Some aspects of prawn ecology in Cochin backwaters

V.T. Paulinose, T. Balasubramanian, P.N. Aravindakshan, P.G. Menon, M.K. Kutty

Abstract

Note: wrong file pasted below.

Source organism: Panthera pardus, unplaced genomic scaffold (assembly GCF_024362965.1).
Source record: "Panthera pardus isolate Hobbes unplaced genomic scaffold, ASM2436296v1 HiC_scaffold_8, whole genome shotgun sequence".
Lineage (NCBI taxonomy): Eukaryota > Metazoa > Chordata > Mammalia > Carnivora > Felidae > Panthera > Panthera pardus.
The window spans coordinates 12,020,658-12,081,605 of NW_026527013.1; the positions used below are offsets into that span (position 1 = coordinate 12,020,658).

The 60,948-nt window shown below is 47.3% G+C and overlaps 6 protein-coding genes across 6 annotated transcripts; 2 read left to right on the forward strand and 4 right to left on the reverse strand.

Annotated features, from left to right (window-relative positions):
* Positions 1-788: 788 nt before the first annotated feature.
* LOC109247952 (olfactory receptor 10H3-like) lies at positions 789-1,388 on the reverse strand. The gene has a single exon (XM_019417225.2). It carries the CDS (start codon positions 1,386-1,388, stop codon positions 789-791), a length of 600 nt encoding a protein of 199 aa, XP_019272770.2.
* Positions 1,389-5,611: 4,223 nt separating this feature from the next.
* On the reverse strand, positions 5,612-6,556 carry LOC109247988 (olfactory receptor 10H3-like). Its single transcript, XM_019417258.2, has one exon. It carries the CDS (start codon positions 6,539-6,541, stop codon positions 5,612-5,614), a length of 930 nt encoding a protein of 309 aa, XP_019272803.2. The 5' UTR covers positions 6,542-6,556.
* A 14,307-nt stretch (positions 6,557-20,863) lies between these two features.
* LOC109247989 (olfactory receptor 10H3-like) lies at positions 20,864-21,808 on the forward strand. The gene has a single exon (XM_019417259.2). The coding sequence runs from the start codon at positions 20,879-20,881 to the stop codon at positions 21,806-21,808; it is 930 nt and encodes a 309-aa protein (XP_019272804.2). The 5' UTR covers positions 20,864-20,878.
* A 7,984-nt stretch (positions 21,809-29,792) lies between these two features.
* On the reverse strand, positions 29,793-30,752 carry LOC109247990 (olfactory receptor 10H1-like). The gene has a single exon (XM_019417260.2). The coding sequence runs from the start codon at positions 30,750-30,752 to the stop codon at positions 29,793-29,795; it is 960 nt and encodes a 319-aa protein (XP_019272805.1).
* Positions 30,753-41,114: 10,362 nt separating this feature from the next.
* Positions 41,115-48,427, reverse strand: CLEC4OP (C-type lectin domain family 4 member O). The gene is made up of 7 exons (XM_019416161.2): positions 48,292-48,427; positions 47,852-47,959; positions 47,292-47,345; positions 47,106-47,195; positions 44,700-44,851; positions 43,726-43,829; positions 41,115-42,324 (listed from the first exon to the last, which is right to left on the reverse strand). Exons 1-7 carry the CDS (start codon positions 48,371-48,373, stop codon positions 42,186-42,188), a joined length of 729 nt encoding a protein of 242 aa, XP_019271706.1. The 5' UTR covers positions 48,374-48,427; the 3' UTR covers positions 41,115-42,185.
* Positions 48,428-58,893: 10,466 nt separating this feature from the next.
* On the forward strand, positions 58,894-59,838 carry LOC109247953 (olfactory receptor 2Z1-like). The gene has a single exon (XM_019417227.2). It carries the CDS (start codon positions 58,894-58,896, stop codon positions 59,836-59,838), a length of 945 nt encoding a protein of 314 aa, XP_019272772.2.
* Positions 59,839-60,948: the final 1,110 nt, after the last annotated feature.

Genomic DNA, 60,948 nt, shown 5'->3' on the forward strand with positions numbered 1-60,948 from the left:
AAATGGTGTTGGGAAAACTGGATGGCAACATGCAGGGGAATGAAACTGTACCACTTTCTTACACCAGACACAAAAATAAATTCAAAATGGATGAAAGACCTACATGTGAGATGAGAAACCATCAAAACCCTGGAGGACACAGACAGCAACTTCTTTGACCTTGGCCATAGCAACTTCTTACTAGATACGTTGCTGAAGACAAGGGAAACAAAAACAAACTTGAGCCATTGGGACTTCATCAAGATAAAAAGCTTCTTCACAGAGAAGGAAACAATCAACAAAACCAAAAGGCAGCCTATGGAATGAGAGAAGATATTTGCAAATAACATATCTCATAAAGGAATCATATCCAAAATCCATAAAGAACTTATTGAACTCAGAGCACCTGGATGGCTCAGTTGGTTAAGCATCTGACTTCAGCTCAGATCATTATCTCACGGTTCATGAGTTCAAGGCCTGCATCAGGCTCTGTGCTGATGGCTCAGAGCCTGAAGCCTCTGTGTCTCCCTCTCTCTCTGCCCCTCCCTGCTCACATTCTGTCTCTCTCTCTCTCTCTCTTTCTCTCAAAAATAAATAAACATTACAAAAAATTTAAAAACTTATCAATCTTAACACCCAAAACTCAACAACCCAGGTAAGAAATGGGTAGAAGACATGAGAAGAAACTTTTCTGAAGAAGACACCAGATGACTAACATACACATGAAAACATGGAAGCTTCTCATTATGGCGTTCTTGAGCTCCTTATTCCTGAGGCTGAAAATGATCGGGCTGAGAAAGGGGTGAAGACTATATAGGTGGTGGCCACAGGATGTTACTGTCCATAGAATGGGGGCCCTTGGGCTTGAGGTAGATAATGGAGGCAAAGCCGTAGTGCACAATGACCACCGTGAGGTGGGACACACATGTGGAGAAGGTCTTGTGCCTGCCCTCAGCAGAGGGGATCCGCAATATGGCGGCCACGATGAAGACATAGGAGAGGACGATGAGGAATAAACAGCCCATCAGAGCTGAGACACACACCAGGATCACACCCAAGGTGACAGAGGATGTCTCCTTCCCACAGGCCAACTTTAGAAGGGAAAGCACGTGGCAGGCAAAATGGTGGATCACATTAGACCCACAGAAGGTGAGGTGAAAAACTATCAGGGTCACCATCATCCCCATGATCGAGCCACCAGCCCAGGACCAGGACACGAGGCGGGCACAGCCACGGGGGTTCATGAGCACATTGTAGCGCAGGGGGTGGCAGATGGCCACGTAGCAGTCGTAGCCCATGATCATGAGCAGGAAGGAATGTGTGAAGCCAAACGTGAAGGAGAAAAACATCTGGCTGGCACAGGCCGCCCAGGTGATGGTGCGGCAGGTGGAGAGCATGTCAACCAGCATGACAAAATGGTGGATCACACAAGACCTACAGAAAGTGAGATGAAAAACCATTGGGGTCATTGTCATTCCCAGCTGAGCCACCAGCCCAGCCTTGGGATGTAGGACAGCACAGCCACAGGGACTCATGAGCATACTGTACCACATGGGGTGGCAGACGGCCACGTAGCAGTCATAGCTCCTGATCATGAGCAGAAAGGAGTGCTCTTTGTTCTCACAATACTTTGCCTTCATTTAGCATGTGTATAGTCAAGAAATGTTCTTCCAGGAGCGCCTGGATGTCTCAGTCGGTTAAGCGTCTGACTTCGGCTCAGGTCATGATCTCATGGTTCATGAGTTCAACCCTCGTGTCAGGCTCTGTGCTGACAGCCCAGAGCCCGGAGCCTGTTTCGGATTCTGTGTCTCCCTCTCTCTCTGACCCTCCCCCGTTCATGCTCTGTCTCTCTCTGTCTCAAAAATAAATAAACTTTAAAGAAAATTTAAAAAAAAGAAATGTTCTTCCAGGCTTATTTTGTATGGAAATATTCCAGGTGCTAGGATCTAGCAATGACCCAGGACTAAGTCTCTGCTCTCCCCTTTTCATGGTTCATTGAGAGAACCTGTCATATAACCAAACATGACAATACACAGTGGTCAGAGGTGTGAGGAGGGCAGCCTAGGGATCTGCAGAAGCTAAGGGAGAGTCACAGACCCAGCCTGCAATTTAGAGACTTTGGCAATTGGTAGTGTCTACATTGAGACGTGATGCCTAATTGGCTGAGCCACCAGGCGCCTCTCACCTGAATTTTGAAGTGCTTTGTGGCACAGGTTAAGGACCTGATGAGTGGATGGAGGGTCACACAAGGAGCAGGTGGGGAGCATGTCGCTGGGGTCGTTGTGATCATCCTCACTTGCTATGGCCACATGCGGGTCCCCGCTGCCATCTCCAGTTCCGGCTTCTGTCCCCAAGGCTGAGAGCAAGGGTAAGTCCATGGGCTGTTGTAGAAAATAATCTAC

Prawn population of a large perennial tidal pond and three other connected smaller ponds in the Cochin backwaters were studied in relation to the environment occurring in these ponds. While the large pond afforded a more stable environment greater human influence in the smaller shallower ponds made their environment more fluctuating and less conductive for the growth of prawns although nutrient and primary productivity levels were generally high in these ponds. All the ponds were rich in oxygen and nutrients especially phosphorus. Primary production during the premonsoon months was considerably lower than during the monsoon months, chlorophyll a values often being less than 20 mu g/l whereas the monsoon values were as high as 300 mu g/l in Pond 2. The monthly growth of Penaeus indicus in cages ranged from 19.0-30.4 mm during the January-February period but it decreased considerably during the second month. Smaller ponds being shallow with about 2 m depth at the deepest portion, high temperature and salinity during premonsoon months seem to have directly affected the growth. Probably, the growth was also indirectly affected by temperature particularly in Pond II by promoting decomposition of rich organic matter leading to reducing conditions

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